email facebook twitter

WPC's Hydrometeorological Test Bed Home Page
Current Testbed Experiments


Annual Flash Flood and Intense Rainfall Experiment (FFaIR)


The Flash Flood and Intense Rainfall (FFaIR) Experiment is a NOAA and National Weather Service (NWS) testbed experiment that has been run annually since 2012. It is part of the Hydrometeorological Testbest (HMT) at the Weather Prediction Center (WPC). FFaIR is under the umbrella of the NWS Research-to-Operations-to-Research (R2O2R) activities and strives to provide useful information to the NWS and our partners about the utility of operational and experimental guidance and tools. Each summer, FFaIR brings together people from across the weather enterprise, from forecasters to model developers to academia to IDSS partners, helping to foster collaboration and understanding among the various disciplines. Participants work together in a pseudo-operational, testing and evaluating new capabilities and using new guidance or tools to forecast extreme rainfall events and its impacts to determine their utility in the forecasting process.. Using the experimental data in real time allows for additional insight into the performance of the guidance and tools that statistical analysis might not show, helping to provide feedback to developers beyond traditional verification methods. FFaIR is ever evolving, in both how the experiment is run (in-person to hybrid) and the activities done during the experiment. One overarching goal of the team is to push the limits of guidance and products to see how well they perform under extreme events.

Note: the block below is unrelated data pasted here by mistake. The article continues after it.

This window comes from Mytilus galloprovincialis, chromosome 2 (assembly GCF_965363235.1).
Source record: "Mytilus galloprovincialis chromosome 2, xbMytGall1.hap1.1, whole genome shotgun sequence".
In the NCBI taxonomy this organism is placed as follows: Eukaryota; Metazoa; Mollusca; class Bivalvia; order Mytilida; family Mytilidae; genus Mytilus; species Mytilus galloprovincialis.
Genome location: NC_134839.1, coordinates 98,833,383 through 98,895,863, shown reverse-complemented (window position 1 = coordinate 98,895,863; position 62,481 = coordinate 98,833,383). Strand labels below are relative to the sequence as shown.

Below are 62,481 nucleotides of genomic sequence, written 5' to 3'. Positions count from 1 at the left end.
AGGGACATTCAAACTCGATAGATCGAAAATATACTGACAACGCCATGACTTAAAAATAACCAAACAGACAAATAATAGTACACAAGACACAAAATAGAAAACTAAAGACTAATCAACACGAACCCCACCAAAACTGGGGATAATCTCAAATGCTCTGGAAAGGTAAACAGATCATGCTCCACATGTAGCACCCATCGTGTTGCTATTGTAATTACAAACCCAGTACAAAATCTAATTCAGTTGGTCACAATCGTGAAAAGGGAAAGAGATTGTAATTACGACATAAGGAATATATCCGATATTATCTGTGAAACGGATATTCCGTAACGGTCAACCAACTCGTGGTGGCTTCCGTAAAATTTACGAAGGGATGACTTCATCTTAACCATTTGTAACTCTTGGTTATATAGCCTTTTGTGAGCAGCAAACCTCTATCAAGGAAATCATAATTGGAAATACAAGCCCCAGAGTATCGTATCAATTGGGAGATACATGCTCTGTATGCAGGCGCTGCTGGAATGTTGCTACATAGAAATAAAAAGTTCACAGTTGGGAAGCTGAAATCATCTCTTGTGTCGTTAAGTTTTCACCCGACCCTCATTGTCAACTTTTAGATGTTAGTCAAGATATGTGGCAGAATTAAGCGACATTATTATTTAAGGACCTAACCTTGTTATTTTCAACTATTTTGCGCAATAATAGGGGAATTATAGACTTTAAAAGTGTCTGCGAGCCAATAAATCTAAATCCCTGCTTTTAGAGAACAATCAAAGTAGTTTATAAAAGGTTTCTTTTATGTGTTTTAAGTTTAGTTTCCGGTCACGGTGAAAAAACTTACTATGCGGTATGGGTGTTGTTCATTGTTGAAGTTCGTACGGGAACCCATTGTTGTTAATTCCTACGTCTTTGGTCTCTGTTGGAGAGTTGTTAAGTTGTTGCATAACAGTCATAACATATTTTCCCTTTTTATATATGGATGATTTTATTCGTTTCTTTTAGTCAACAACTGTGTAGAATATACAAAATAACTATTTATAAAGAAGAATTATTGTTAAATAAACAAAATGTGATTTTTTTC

Annual Winter Weather Experiment (WWE)


In support of the ongoing mission to improve NWS products and services for winter weather, HMT has been conducting the annual Winter Weather Experiment (WWE) since the 2011-2012 winter season. The WWE provides collaborative research to operations (R2O) experience bringing together members of the forecasting, research, and academic communities to evaluate and discuss winter weather forecast challenges. Recent WWE successes include improvements to the National Blend of Models, incorporation of snowsqualls to the mPING crowd-sourcing data app, and increased discussion on the creation of winter specific verification metrics.


Past Testbed Activities


The Extended Range Forecast Experiment (ERFE)


In the Extended Range Forecast Experiment (ERFE), WPC-HMT scientists evaluate numerous probabilistic and ensemble based guidance tools, for a variety of sensisble weather elements, and collaborate with WPC Hazardous Weather Forecasters with the aim of better indentifying hazardous and impacting weather in the Days 3-7 period. Since June 2020, the ERFE Hazards sessions have been an in-house effort featuring the testing and evaluation of assorted tools, along with a one on one training component with WPC Hazards Forecasters in a real time environment. This is a year round, all seasons effort which explores numerous anomalous weather situations over the U.S. Cluster analysis tools derived from 500 hPa EOF analysis as well as QPF clusters whose principal components are derived from regional bias corrected and downscaled QPF are evaluated in the experiment sessions. Exploring hazardous weather scenarios featuring multiple anomalous sensisble weather elements using probabilisitc guidance and depiction is a critical interest of ERFE.